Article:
Who Serves Who in Synod? Congregation Self-Governance Versus Hierarchialism

Congregational Self-Governance Versus Hierarchialism

 The History, Theology and Practice of Congregational Self-Governance in the LCMS In terms of governance and order, the Missouri Synod has throughout its history balanced power between the baptized and the ordained.  We have made our decisions at conventions through votes mediated by an equal representation of clergy and laity.  These votes were not to be viewed as mandates, but as carefully crafted and thoroughly dialogued advice. In a fun, tongue-in-cheek essay, the Editorial Staff of Congregations Matter has provided another brief history of the LCMS on one issue:  Congregational Self-Governance as opposed to the current Synod trend towards hierarchialism.  The essay reviews our history, theology, and the unfortunate, current tendency of our Synod to move from prizing the Priesthood of All Believers and Congregational Polity toward a foreign, non-Lutheran emphasis on maintaining and growing the structure itself and fulfilling its needs at the expense of the our “first love”:

College Graduate

Two Overtures on Concordia Regents Selection

Our Concordia’s are asking for support from LCMS congregations.  They want Synod to change the governance model of our university system to allow greater flexibility in the selection of members of their Boards of Regents.  Congregations Matter also believes our university system will benefit from more regional regent representation. As a result, Congregations Matter proposes two overtures for your District Convention to consider.  They address changes to the way members of Boards of Regents are chosen.  Both support local governance.  Both oppose the current model which gives more centralized control to the Synod President and a St. Louis hierarchy. First, An Overture for Localized Control of Regent Size All nine Concordia University System (CUS) schools endorse these changes to their outdated 1992 governance model.  Click here to download the overture “To Modify the Governance of the Colleges and Universities of the Concordia University System.” In November, Congregations Matter introduced an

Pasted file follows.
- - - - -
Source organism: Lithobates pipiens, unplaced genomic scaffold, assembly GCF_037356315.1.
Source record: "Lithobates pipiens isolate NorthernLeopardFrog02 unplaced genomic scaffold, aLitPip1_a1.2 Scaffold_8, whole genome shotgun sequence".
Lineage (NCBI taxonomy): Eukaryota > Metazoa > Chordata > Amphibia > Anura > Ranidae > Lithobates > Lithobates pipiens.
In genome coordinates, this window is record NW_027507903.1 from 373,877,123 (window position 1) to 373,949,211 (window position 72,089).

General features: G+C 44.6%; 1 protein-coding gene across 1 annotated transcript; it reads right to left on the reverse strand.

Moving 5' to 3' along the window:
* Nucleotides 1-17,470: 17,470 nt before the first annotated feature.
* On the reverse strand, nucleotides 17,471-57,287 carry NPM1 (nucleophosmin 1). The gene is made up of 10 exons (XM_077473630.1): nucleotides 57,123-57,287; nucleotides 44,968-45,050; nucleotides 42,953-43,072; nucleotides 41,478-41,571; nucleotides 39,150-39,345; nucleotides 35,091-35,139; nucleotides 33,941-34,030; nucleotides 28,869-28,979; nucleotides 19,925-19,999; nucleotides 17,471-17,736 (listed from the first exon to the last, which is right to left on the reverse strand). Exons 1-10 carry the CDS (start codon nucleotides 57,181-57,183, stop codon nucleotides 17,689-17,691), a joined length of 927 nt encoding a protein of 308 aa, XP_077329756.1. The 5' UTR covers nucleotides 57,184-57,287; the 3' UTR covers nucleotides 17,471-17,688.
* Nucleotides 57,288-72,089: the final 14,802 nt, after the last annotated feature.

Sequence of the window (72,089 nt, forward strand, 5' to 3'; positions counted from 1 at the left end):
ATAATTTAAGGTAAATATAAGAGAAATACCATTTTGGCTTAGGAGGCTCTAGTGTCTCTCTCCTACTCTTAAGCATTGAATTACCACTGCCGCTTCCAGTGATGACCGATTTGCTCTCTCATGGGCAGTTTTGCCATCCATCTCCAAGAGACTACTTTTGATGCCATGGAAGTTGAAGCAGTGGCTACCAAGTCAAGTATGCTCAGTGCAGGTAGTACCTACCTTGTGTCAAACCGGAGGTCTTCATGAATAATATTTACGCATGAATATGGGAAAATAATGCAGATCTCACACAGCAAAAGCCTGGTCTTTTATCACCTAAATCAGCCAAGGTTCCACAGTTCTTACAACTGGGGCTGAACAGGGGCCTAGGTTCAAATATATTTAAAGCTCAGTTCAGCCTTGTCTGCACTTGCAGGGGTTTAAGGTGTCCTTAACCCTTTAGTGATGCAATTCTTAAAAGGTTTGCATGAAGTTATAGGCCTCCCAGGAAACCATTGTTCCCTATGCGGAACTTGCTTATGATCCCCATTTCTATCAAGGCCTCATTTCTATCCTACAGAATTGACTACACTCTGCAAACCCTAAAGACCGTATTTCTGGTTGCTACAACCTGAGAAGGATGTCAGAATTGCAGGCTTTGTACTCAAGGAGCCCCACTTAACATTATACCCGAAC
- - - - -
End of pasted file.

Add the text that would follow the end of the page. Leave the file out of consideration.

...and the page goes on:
Facebook page

You’re Invited to the New Facebook Page

At Congregations Matter, we would like to keep you up to date with our latest articles, blog posts, and events. To better serve you and the congregations of the LCMS, we launched a Facebook page: Congregations Matter. There is an ever-increasing move towards a hierarchical structure for our national church body.  It is clear that our founding fathers never envisioned this for our Synod.  Power and control should not be centered in the Synodical Office Building.  Such hierarchical control hampers the local congregation’s mission and ministry.  Synod should support the local church, not control congregations. NOW more than ever it is imperative for pastors and congregations to stay up-to-date and informed about what’s going on in the National Office — and what we can do about it.

CFW Walther

Guest Essay: The Congregation’s Rights

We all expect, even demand our “rights” – right to life, liberty, civil rights, human rights, women’s rights, rights of the unborn.  As Americans, we have a “Bill of Rights.”   As followers of Jesus and members of the LCMS, we have rights within our Synod.  That is, until someone tries to take them away. “The Congregation’s Rights” in the Lutheran Church – Missouri Synod also demands our attention.  Our Synod has a history of drifting away from our foundations, a tendency in our history to lift up the human organization of Synod, or the clergy, or Synod leadership above the congregation. Sometimes there’s a group – or an individual – pushing us down that road away from an advisory Synod.  It is happening now.  We need to push back. Executive Summary Before the Synod was formed in 1847, the Saxon immigrants under Pastor (later “Bishop”) Martin Stephan had a polity in

Guest Essay: Are We a Top-Down Or Bottom-Up Synod?

From the beginning of our Synod, we struggled with big questions of relationships and governance polity.  Should the laity have authority over the clergy?  Should the clergy have authority over the laity?  Should a “bishop” have authority over the congregations? Questions like those formed the chaotic beginning of the Lutheran Church – Missouri Synod!  This essay will follow the decisions our Synod has made from its beginnings with quotes from C.F.W. Walther and our own LCMS Constitution. Top-down or bottom-up?  What is right-side up?